Using an innovative curriculum evaluation tool to inform program improvement: the clinical skills fair.

Journal Article (Journal Article)

BACKGROUND: Program evaluation is important for assessing the effectiveness of the residency curriculum. Limited resources are available, however, and curriculum evaluation processes must be sustainable and well integrated into program improvement efforts. INTERVENTION: We describe the pediatric Clinical Skills Fair, an innovative method for evaluating the effectiveness of residency curriculum through assessment of trainees in 2 domains: medical knowledge/patient care and procedure. Each year from 2008 to 2011, interns completed the Clinical Skills Fair as rising interns in postgraduate year (PGY)-1 (R1s) and again at the end of the year, as rising residents in PGY-2 (R2s). Trainees completed the Clinical Skills Fair at the beginning and end of the intern year for each cohort to assess how well the curriculum prepared them to meet the intern goals and objectives. RESULTS: Participants were 48 R1s and 47 R2s. In the medical knowledge/patient care domain, intern scores improved from 48% to 65% correct (P < .001). Significant improvement was demonstrated in the following subdomains: jaundice (41% to 65% correct; P < .001), fever (67% to 94% correct; P < .001), and asthma (43% to 62% correct; P  =  .002). No significant change was noted within the arrhythmia subdomain. There was significant improvement in the procedure domain for all interns (χ(2)  =  32.82, P < .001). CONCLUSIONS: The Clinical Skills Fair is a readily implemented and sustainable method for our residency program curriculum assessment. Its feasibility may allow other programs to assess their curriculum and track the impact of programmatic changes; it may be particularly useful for program evaluation committees.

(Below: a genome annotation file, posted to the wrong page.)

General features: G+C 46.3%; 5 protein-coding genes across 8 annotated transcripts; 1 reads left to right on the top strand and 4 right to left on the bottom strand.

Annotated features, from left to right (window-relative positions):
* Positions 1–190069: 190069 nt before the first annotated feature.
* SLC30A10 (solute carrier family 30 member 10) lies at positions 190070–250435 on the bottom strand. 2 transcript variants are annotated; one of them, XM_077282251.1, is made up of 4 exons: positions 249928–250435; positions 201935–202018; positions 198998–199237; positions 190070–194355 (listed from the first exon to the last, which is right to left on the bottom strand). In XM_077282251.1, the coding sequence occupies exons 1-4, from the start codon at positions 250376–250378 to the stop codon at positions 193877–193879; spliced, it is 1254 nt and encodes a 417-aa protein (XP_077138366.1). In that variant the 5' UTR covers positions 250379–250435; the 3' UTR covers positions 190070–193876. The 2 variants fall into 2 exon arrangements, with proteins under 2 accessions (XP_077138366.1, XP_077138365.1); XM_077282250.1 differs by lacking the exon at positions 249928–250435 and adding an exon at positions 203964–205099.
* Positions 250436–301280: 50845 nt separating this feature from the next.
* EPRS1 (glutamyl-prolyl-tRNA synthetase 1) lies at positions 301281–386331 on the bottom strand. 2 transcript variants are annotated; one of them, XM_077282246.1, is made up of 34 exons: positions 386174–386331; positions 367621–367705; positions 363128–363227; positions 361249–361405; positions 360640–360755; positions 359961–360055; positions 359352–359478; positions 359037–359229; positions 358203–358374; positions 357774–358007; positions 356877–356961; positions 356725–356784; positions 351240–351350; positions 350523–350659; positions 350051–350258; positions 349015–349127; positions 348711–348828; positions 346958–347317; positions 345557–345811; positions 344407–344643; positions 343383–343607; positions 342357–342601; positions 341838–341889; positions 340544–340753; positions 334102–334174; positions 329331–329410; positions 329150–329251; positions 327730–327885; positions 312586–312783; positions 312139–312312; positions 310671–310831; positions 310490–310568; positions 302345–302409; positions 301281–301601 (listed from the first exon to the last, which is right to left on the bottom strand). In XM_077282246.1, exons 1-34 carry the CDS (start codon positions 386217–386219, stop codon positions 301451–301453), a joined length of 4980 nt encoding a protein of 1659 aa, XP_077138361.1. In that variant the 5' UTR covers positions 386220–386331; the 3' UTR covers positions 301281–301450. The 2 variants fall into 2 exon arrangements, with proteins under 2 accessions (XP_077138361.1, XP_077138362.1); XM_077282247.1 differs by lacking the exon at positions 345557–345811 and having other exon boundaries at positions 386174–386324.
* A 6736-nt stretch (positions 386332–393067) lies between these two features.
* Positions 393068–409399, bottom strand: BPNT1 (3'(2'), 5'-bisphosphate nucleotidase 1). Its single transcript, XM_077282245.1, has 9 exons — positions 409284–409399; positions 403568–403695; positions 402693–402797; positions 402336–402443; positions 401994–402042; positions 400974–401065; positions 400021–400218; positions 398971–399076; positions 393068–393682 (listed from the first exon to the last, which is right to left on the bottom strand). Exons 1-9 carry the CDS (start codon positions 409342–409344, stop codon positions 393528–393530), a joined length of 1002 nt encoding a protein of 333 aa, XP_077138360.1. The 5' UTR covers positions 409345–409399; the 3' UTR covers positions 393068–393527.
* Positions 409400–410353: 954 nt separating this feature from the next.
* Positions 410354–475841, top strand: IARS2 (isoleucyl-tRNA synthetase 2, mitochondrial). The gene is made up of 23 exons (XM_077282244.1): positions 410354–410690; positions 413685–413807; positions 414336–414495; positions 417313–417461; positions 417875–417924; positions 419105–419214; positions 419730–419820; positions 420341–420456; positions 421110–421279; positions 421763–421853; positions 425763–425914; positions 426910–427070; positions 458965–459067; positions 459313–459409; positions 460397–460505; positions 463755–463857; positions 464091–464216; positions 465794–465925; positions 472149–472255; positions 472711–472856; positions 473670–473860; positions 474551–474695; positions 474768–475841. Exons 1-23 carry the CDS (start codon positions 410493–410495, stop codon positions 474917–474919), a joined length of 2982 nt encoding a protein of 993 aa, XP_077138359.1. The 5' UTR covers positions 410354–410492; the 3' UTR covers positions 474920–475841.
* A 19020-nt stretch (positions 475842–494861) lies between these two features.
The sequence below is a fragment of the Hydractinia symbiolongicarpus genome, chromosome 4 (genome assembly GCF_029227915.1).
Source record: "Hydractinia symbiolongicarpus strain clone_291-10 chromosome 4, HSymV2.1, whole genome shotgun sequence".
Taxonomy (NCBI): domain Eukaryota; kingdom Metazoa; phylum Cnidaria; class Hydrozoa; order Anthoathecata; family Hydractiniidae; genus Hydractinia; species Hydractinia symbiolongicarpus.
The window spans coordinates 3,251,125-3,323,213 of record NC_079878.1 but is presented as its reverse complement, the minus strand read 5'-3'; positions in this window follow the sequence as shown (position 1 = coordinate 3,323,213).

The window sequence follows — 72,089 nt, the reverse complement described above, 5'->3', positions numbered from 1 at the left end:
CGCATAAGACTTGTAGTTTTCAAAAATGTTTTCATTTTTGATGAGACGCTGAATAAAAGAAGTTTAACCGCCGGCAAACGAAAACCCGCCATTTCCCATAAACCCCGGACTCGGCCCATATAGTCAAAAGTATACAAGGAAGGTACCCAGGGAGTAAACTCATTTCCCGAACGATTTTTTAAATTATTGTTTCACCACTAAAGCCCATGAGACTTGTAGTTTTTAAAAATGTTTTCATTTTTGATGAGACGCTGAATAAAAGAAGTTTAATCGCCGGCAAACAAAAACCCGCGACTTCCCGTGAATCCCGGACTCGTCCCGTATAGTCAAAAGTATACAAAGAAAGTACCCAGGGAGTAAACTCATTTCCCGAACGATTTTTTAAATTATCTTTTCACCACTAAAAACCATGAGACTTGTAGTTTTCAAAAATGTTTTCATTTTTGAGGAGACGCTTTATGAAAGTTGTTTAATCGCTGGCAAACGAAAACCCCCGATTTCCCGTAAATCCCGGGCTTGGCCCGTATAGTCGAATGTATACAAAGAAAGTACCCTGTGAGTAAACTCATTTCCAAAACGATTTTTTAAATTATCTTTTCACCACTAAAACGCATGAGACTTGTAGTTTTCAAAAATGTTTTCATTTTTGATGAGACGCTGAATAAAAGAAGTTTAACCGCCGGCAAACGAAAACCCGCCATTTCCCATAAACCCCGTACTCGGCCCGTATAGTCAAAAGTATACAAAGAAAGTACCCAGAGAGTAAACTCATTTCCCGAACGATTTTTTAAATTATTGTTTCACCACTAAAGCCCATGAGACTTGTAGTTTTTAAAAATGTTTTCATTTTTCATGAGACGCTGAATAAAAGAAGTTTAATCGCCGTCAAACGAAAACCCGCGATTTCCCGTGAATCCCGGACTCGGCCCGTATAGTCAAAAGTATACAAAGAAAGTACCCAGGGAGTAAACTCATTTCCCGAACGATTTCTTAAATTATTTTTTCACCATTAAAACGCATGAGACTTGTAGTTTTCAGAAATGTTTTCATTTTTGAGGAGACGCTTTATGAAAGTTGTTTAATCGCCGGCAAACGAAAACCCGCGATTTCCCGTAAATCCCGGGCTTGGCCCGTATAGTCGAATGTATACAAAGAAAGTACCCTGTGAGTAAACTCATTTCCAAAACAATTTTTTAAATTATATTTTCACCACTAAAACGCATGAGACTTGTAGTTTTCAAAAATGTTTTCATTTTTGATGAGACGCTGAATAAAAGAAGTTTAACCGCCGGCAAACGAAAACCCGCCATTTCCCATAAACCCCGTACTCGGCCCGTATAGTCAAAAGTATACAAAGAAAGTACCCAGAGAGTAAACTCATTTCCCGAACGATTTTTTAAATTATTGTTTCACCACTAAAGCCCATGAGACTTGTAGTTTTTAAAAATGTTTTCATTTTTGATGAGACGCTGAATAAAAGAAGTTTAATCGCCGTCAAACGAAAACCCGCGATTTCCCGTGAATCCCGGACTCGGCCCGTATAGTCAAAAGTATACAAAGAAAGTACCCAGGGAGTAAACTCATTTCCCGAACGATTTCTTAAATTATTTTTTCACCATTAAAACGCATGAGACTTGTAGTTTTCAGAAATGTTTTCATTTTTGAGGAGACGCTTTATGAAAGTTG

Full Text

Duke Authors

Cited Authors

  • Narayan, AP; Whicker, SA; Staples, BB; Bookman, J; Bartlett, KW; McGann, KA

Published Date

  • March 2014

Published In

Volume / Issue

  • 6 / 1

Start / End Page

  • 133 - 138

PubMed ID

  • 24701324

Pubmed Central ID

  • PMC3963771

International Standard Serial Number (ISSN)

  • 1949-8349

Digital Object Identifier (DOI)

  • 10.4300/JGME-D-13-00190.1


  • eng

Conference Location

  • United States